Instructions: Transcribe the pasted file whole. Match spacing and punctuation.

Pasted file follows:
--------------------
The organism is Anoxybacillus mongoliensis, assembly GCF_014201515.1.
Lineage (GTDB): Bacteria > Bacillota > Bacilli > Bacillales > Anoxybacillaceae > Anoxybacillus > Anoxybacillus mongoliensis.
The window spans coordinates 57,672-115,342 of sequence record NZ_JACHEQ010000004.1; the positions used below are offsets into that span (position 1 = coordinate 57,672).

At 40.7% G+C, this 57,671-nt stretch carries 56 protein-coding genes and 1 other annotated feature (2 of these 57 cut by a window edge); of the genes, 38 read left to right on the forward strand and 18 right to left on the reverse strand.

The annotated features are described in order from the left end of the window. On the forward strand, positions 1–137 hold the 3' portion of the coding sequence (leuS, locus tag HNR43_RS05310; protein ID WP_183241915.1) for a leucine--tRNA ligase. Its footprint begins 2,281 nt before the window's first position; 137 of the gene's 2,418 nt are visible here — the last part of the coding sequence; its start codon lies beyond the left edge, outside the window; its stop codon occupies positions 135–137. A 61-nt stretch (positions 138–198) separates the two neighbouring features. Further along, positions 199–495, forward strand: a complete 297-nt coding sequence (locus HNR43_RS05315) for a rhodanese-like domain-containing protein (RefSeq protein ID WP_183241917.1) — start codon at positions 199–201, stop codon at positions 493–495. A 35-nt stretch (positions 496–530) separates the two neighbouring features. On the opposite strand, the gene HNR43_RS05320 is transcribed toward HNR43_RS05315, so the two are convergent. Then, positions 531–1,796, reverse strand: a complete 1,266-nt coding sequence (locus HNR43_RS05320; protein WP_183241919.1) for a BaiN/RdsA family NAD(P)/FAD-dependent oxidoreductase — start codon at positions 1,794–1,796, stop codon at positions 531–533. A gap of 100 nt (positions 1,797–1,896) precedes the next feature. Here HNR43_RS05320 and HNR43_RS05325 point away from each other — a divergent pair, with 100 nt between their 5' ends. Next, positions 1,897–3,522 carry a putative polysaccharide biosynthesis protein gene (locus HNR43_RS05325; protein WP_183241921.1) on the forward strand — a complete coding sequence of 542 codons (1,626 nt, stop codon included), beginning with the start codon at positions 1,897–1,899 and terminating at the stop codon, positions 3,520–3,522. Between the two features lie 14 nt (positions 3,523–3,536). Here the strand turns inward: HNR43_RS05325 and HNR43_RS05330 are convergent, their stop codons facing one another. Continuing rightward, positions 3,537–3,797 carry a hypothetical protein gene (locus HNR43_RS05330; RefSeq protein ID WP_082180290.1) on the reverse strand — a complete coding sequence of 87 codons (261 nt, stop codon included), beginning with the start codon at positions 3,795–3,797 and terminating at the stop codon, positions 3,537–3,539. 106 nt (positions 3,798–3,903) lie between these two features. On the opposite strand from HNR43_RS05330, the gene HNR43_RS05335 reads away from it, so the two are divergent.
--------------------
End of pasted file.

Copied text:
The organism is Anoxybacillus mongoliensis, assembly GCF_014201515.1.
Lineage (GTDB): Bacteria > Bacillota > Bacilli > Bacillales > Anoxybacillaceae > Anoxybacillus > Anoxybacillus mongoliensis.
The window spans coordinates 57,672-115,342 of sequence record NZ_JACHEQ010000004.1; the positions used below are offsets into that span (position 1 = coordinate 57,672).

At 40.7% G+C, this 57,671-nt stretch carries 56 protein-coding genes and 1 other annotated feature (2 of these 57 cut by a window edge); of the genes, 38 read left to right on the forward strand and 18 right to left on the reverse strand.

The annotated features are described in order from the left end of the window. On the forward strand, positions 1–137 hold the 3' portion of the coding sequence (leuS, locus tag HNR43_RS05310; protein ID WP_183241915.1) for a leucine--tRNA ligase. Its footprint begins 2,281 nt before the window's first position; 137 of the gene's 2,418 nt are visible here — the last part of the coding sequence; its start codon lies beyond the left edge, outside the window; its stop codon occupies positions 135–137. A 61-nt stretch (positions 138–198) separates the two neighbouring features. Further along, positions 199–495, forward strand: a complete 297-nt coding sequence (locus HNR43_RS05315) for a rhodanese-like domain-containing protein (RefSeq protein ID WP_183241917.1) — start codon at positions 199–201, stop codon at positions 493–495. A 35-nt stretch (positions 496–530) separates the two neighbouring features. On the opposite strand, the gene HNR43_RS05320 is transcribed toward HNR43_RS05315, so the two are convergent. Then, positions 531–1,796, reverse strand: a complete 1,266-nt coding sequence (locus HNR43_RS05320; protein WP_183241919.1) for a BaiN/RdsA family NAD(P)/FAD-dependent oxidoreductase — start codon at positions 1,794–1,796, stop codon at positions 531–533. A gap of 100 nt (positions 1,797–1,896) precedes the next feature. Here HNR43_RS05320 and HNR43_RS05325 point away from each other — a divergent pair, with 100 nt between their 5' ends. Next, positions 1,897–3,522 carry a putative polysaccharide biosynthesis protein gene (locus HNR43_RS05325; protein WP_183241921.1) on the forward strand — a complete coding sequence of 542 codons (1,626 nt, stop codon included), beginning with the start codon at positions 1,897–1,899 and terminating at the stop codon, positions 3,520–3,522. Between the two features lie 14 nt (positions 3,523–3,536). Here the strand turns inward: HNR43_RS05325 and HNR43_RS05330 are convergent, their stop codons facing one another. Continuing rightward, positions 3,537–3,797 carry a hypothetical protein gene (locus HNR43_RS05330; RefSeq protein ID WP_082180290.1) on the reverse strand — a complete coding sequence of 87 codons (261 nt, stop codon included), beginning with the start codon at positions 3,795–3,797 and terminating at the stop codon, positions 3,537–3,539. 106 nt (positions 3,798–3,903) lie between these two features. On the opposite strand from HNR43_RS05330, the gene HNR43_RS05335 reads away from it, so the two are divergent.